After about two weeks in Prague, Czech Republic, I can finally say that I am beginning to get comfortable navigating the city and transitioning into the Czech customs.
I have certainly noticed a great deal of differences in culture thus far between home in Indiana and the Czech world. One of the most significant variations I have come across, and also my favorite, is the immense amount of dogs all over the city. And by all over, I mean on the trams, the metro (subway), the trains, inside shopping malls, and all over the sidewalks. These are the best-behaved dogs I have seen in my life. Most of them walk unleashed and just stick by their owner’s side.
On trams and the metro the dogs immediately lay under their human’s seat for the duration of the ride. The most common dogs in Prague definitely are of the smaller variety. There are so many variations of Dachshunds, Chihuahuas, and small Poodles. It is very common for people to carry their dogs in bags or their purses. It has been fun and intriguing to see how much Czechs incorporate their dogs into their culture and everyday life. The extreme presence of dogs does have a downside, however. Everywhere I walk, I have to make sure I am not about to step in a puddle (or mound) of hound droppings. It has been surprising to see how common it is for dog owners to not clean up after their pet on the streets.
Another key difference in the Czech Republic as compared to Indiana is how people treat others in public spaces. I was warned that Czechs are not the friendliest people, and that has definitely been accurate. It is expected for one to avoid looking at others, and especially making eye contact, while walking past them in any given place. It has been quite an adjustment for me to not look people in the eye and to avoid friendlily smiling at strangers. This custom does come in handy in the mornings however, when it is too early for class and you do not feel like talking to anyone anyway.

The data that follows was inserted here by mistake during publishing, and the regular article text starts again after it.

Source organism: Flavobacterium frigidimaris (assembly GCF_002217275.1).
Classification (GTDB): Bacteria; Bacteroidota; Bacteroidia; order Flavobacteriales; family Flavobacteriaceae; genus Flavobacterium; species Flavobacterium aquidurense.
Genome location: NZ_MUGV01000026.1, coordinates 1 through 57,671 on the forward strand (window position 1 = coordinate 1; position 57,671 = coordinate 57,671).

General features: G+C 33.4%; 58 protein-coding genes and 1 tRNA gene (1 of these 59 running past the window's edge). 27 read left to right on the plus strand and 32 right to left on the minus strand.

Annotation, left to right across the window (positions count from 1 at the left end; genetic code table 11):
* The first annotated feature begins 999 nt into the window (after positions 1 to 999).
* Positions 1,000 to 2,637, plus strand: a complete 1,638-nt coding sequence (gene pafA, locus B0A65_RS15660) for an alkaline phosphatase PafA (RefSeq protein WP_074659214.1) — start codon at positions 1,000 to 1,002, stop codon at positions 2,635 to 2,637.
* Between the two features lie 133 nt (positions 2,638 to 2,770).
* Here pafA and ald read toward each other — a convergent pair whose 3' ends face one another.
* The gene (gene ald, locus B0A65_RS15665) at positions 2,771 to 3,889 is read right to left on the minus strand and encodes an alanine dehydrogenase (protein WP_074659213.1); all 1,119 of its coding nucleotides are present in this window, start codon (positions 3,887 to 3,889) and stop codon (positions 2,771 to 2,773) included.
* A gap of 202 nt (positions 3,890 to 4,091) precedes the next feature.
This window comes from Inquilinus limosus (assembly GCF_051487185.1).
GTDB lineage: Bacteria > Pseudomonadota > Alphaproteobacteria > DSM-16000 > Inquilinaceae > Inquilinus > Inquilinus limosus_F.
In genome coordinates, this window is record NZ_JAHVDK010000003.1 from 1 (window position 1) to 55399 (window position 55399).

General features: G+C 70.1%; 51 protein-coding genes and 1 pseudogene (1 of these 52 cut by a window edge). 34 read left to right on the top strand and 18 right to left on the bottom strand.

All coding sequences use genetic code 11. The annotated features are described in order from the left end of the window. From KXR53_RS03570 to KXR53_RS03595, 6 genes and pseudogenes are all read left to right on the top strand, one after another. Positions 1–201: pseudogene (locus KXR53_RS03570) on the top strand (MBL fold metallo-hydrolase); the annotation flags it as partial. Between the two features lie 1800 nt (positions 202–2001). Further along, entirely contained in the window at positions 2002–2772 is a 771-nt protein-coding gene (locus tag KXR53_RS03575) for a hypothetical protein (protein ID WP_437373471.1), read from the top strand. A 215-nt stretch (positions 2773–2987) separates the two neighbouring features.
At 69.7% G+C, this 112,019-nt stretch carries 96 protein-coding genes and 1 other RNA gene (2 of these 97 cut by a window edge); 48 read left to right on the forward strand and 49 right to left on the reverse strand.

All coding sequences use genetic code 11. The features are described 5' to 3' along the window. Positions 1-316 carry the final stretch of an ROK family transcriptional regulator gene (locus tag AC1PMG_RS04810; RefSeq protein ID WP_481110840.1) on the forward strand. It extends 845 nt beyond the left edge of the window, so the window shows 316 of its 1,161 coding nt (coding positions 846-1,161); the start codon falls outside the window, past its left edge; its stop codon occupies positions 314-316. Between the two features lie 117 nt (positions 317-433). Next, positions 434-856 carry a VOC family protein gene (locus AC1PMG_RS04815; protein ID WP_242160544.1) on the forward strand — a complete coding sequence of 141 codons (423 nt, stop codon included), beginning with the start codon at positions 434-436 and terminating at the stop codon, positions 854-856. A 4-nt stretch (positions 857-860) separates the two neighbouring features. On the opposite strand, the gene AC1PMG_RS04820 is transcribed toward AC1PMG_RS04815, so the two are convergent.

The language barrier is definitely a real thing here in the Czech Republic. Luckily, there are a lot of English speakers in Prague since it is such a large city. That being said, however, it is still questionable whether ordering food at any given restaurant will be a challenge or not. I have had an especially difficult time in regards to eating in the Czech Republic. Being a vegetarian, I knew that I was not putting myself in the simplest of situations by studying abroad in a meat-saturated country. Therefore, I have become quite familiar with the local grocery stores and outdoor markets. I often have to resort to brining along my own snacks on day trips and outings when the meals are not already planned.
Even though I have only been in Prague for a relatively short period of time, it is already beginning to feel like home. This past weekend each class went on a three-day trip to another place in the Czech Republic. Although it was interesting exploring other parts of the country, everyone was ready to get back to Prague – the city we have grown to know and love.